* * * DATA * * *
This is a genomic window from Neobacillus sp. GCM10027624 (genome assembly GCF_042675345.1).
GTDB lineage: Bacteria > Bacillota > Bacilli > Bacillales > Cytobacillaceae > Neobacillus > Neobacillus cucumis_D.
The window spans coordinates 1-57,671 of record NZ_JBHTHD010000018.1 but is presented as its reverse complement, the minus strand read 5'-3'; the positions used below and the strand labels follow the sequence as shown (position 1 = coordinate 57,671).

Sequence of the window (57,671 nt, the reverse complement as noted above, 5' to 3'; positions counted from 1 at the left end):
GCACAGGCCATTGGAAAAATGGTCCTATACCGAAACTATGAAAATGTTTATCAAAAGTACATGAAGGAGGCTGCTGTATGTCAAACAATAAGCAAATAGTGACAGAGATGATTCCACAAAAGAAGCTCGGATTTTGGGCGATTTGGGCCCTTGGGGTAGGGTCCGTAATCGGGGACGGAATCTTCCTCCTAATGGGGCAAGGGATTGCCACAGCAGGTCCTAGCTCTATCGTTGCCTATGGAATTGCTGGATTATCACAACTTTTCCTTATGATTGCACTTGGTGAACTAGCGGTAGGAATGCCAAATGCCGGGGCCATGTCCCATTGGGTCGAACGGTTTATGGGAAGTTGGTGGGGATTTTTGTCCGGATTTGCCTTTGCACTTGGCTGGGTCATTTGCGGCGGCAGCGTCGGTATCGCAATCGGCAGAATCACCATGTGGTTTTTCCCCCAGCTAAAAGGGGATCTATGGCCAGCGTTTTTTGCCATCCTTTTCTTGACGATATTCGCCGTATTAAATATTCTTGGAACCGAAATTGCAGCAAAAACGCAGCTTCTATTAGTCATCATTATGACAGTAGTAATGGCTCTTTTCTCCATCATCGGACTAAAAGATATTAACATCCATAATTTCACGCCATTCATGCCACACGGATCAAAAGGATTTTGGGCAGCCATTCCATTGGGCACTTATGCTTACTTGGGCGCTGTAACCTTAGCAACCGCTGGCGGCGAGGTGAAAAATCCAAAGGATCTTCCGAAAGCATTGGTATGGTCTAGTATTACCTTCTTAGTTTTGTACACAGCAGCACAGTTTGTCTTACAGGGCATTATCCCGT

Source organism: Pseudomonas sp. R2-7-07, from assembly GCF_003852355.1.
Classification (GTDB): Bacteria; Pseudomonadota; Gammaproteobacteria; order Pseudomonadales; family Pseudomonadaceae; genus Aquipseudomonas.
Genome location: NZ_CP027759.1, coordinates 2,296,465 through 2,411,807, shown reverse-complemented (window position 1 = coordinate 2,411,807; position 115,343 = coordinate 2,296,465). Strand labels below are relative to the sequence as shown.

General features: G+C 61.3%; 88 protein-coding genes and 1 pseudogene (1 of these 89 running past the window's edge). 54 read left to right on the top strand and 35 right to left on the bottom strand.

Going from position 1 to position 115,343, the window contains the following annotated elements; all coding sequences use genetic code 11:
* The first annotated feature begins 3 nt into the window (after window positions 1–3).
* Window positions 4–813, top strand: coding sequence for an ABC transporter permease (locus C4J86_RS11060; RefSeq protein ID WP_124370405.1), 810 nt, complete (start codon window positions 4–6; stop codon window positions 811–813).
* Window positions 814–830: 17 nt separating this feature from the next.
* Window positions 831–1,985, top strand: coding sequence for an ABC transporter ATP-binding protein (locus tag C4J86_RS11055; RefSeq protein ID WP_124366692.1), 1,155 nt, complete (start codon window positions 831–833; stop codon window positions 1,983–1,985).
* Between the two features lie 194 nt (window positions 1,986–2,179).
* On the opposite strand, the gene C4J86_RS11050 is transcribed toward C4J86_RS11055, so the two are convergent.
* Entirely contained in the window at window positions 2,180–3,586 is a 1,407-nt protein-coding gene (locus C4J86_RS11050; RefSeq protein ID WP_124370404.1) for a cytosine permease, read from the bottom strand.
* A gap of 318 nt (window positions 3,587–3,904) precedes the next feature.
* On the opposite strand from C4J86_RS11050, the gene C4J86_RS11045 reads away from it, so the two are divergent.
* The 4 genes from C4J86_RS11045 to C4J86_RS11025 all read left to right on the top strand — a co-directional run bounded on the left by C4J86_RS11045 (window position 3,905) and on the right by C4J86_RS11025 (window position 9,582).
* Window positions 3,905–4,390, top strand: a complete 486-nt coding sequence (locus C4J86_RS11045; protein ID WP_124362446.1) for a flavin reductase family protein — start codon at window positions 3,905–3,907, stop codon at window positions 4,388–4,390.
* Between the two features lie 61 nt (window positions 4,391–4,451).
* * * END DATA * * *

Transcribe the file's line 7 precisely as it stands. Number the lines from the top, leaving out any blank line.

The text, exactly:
Classification (GTDB): Bacteria; Pseudomonadota; Gammaproteobacteria; order Pseudomonadales; family Pseudomonadaceae; genus Aquipseudomonas.